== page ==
This rock is called the Campanian Ignimbrite. Its origin was a
catastrophe that happened 35,000 years ago: a gigantic volcanic
explosion threw out at least 100 cubic kilometres of pumice and ash. The
evidence still covers an area of more than 30,000 square kilometres
around the Bay of Naples, extending from Roccamonfina in the north to
Salerno in the south. The violence of this eruption would make the event
that buried Pompeii seem like a small afterthought. An explosion of
steam and gluey lava blew out a great hole in the earth at the edge of
the Tyrrhenian Seanot so much a bite out of Italy's profile as a huge
punch. A vast cloud of incandescent material buoyed up with gas flowed
like a fiery tidal wave across the limestone terrain. Lumps of volcanic
rock were carried along willy-nilly in the mayhem: destruction of
vegetation was complete. When the cloud settled, in many places it was
hot enough to fuse solid: the wispy remains of volcanic fragments
testify to this welding.* There were almost certainly Palaeolithic human
witnesses to this destruction, who must have thought the gods had gone
berserk. The legacy of the earth's ferocity is this apparently mundane
rock that looks like cake. The angular fragments of rock within can now
be seen for what they arepieces of a destroyed volcano. It is ironic
that this destruction has now been reversed into constructing buildings
that are safe as houses. Naturally, nothing is safe in this uncertain
world. Looking down from the limestone hills you can imagine the hot,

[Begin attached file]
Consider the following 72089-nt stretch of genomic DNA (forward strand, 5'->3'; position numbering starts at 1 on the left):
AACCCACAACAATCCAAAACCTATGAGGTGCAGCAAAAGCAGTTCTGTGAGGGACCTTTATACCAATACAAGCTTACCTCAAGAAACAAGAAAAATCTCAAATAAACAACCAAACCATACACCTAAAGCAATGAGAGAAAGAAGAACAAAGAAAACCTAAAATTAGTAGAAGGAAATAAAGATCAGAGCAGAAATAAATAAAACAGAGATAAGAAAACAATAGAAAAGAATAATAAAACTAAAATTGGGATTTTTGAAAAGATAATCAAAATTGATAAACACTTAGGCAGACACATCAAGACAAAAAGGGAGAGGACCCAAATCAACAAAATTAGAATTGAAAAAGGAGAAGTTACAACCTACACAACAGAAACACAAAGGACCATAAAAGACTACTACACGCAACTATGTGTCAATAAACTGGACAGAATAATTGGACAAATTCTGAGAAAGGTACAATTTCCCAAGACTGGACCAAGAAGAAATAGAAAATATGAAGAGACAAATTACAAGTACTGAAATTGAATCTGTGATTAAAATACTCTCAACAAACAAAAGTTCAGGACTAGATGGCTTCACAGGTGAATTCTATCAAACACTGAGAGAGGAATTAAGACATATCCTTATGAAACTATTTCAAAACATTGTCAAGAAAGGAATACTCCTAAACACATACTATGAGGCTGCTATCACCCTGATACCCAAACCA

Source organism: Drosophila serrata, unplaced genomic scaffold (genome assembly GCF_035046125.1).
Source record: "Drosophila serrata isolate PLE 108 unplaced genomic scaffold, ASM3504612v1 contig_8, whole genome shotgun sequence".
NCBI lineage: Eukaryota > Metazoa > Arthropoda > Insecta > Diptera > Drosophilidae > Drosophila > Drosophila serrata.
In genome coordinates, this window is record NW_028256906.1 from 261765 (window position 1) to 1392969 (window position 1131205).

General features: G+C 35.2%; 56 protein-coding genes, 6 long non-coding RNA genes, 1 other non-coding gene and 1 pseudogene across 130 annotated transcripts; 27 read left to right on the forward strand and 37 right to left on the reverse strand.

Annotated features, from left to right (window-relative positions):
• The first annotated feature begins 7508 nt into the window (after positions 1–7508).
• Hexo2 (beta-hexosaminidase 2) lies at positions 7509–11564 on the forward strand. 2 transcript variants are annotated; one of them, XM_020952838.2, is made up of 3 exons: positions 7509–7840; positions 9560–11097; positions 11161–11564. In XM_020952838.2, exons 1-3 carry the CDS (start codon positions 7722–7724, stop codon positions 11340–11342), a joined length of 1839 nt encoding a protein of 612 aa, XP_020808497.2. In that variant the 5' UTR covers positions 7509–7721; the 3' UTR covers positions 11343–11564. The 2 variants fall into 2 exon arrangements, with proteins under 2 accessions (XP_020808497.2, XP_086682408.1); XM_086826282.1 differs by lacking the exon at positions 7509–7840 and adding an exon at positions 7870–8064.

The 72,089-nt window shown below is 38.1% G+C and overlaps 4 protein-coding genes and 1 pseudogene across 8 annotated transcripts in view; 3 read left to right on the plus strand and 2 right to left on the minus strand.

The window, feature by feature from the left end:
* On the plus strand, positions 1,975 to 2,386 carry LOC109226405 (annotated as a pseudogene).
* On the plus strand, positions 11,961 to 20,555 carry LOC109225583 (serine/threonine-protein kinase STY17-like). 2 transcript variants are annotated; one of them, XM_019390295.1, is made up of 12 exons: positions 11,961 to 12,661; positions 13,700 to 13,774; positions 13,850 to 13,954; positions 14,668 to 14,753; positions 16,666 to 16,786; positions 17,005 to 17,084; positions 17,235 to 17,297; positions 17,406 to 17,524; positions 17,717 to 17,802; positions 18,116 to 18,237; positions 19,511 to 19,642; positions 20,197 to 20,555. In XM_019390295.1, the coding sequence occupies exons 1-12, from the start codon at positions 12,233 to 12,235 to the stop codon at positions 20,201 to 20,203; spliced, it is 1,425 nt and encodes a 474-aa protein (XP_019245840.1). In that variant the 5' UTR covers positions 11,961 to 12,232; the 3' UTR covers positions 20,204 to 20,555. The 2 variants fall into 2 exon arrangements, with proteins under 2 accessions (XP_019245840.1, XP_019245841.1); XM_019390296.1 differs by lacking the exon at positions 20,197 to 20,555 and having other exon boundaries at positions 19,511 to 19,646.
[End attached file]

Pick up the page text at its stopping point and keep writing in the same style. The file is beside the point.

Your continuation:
devastating clouds settling over where limoncello is now brewed and
pizzas are spun, dumping down on the low ground as a thick, lethal
blanket. These kinds of rocks were deposited from pyroclastic surges.
Another eruption about 23,000 years later was marginally less
devastating and did not spread so widelyit produced a different deposit
known as the Tufo Galliano Napoletano, the Neapolitan yellow tuff.
Rather than the colour of cake, it is the colour of Dijon mustard. Once
you can recognize it, you spot blocks of it in many walls and buildings
around Naples itselfit is almost reminiscent of the London stock
bricks that make the Georgian parts of the English capital so appealing.
It is there in the walls of Roman remains. Most experts believe that the
volcanoes that remain to this day in the Campi Flegrei are aligned
around the edge of the massive hole, or caldera, left behind as the
legacy of this second huge eruption. The Bay of Naples itself hides most
of it. It may yet blow again.
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